Who killed the hydrogen car? Nothing except time, overhyped expectations and the viability of electric vehicles

The hydrogen car is like your dream of learning to play the guitar or writing the Great American Novel — you still hope, but as time goes by you can’t help but lose faith. After all, it’s been 50 years since General Motors unveiled the first iteration in this automotive frontier, billed as environmentally safe. It’s been 38 years since Jack Nicholson stuck his face against the tailpipe of a hydrogen vehicle for a non-toxic steam facial on national TV. And it’s been nine years since Brad Pitt showed up to the premiere of “Ocean’s Thirteen” in the BMW Hydrogen 7. If celebrity approval and avant-garde appeal were any kind of bellwether, the highways would be full of H-cars by now. So what’s taking so long for these gasoline-free wheels to reach mass-market status?

By now, the need for environmentally friendly vehicles is clear. Yet, according to The Guardian, 95 percent of our transport still relies on oil. Cars and trucks that run on oil-based gasoline account for nearly one-fifth of our carbon emissions, which are driving climate change and creating the mother of all risks to national security. Just one gallon of gasoline produces 19 pounds of carbon dioxide.

The “H” on the periodic table representing colorless, odorless gas hydrogen might as well stand for “help” or “hope.” Rather than an internal combustion engine, hydrogen vehicles are equipped with fuel cells that produce electricity by creating a chemical reaction between hydrogen and oxygen. The process is entirely clean — no gas emissions, no toxic byproducts whatsoever. The reaction only produces two things: water and energy. And because we can make hydrogen in the U.S., this fuel has potential to lessen our dependence on foreign sources of oil.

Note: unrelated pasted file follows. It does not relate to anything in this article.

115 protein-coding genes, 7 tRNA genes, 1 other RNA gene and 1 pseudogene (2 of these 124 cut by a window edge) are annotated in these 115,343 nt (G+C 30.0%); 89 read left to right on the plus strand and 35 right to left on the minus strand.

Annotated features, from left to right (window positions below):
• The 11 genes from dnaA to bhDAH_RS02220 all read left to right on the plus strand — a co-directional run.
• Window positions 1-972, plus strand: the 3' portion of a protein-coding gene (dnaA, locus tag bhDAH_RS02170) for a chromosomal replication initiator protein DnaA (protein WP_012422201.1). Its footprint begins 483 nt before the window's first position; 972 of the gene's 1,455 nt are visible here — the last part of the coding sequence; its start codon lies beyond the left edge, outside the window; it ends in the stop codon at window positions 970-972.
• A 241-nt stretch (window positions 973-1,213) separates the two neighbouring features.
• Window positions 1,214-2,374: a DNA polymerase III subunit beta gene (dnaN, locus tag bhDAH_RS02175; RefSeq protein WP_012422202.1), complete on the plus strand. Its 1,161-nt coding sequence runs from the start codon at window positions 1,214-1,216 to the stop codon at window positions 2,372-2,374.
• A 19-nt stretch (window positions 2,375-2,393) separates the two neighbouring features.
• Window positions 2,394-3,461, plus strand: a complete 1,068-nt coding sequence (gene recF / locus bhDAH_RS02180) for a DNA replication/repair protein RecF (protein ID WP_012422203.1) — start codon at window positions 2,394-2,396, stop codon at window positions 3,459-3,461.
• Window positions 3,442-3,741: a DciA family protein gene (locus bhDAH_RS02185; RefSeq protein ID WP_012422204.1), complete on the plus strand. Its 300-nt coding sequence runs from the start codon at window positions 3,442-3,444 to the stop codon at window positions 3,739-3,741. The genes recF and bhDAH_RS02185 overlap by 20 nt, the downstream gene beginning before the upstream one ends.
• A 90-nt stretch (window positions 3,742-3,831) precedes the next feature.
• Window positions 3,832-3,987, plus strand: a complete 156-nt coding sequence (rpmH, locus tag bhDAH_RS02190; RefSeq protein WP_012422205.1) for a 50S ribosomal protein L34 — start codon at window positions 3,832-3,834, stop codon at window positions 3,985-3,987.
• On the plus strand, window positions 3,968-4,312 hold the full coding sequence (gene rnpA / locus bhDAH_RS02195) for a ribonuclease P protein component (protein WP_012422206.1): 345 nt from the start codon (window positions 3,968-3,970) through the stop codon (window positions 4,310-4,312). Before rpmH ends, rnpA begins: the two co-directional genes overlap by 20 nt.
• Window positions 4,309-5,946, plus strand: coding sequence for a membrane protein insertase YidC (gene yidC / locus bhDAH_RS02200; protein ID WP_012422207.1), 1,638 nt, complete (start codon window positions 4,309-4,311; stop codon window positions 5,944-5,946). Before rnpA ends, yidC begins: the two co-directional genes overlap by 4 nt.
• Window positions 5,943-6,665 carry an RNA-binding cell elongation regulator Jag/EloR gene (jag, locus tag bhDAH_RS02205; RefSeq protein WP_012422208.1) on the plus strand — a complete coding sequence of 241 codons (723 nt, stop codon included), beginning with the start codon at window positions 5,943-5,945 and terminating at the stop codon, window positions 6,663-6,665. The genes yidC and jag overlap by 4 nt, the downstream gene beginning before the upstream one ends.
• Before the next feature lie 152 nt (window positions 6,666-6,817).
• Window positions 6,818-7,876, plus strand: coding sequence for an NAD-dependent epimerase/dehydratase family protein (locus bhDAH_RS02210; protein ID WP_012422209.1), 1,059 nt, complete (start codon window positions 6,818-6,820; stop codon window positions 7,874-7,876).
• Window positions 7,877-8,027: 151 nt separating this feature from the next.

If may sound too good to be true but in fact it’s too hard to produce and popularize. And over the years, the best environmentally friendly vehicle possible has been overshadowed by merely good ones, according to Joseph Romm, PhD, a physicist, a Senior Fellow at the Center for American Progress, a former U.S. Department of Energy official, and the author of several books, including “The Hype About Hydrogen: Fact and Fiction in the Race to Save the Climate” and “Climate Change: What Everyone Needs to Know.”

“Hydrogen cars have missed the boat,” Romm told Salon. “This is like Betamax competing against VHS tapes in the ’90s. Once the market decides it’s going one way, the loser is screwed. Hydrogen cars are never going to be a mass-market success now that electric vehicle batteries have crossed the key price point, and continue to drop.”

Indeed, more than 64,000 new electric cars hit the streets during the first half of 2016 alone, while the total number of hydrogen fuel cell vehicles on the road isn’t expected to hit 70,000 until 2027.

For starters, the infrastructure for electric vehicles — that is, the electric grid — is already in place, whereas building a network of hydrogen fueling stations, the so-called hydrogen highway, is a daunting task. Just one station can require 36 months of construction and cost $1 million. The cars, too, are expensive to manufacture (those fuel cells require platinum catalysts), which means they’re also expensive to buy. The highest-selling model in the U.S. is Toyota’s Mirai, which retails for $58,365 (though tax rebates cut that back).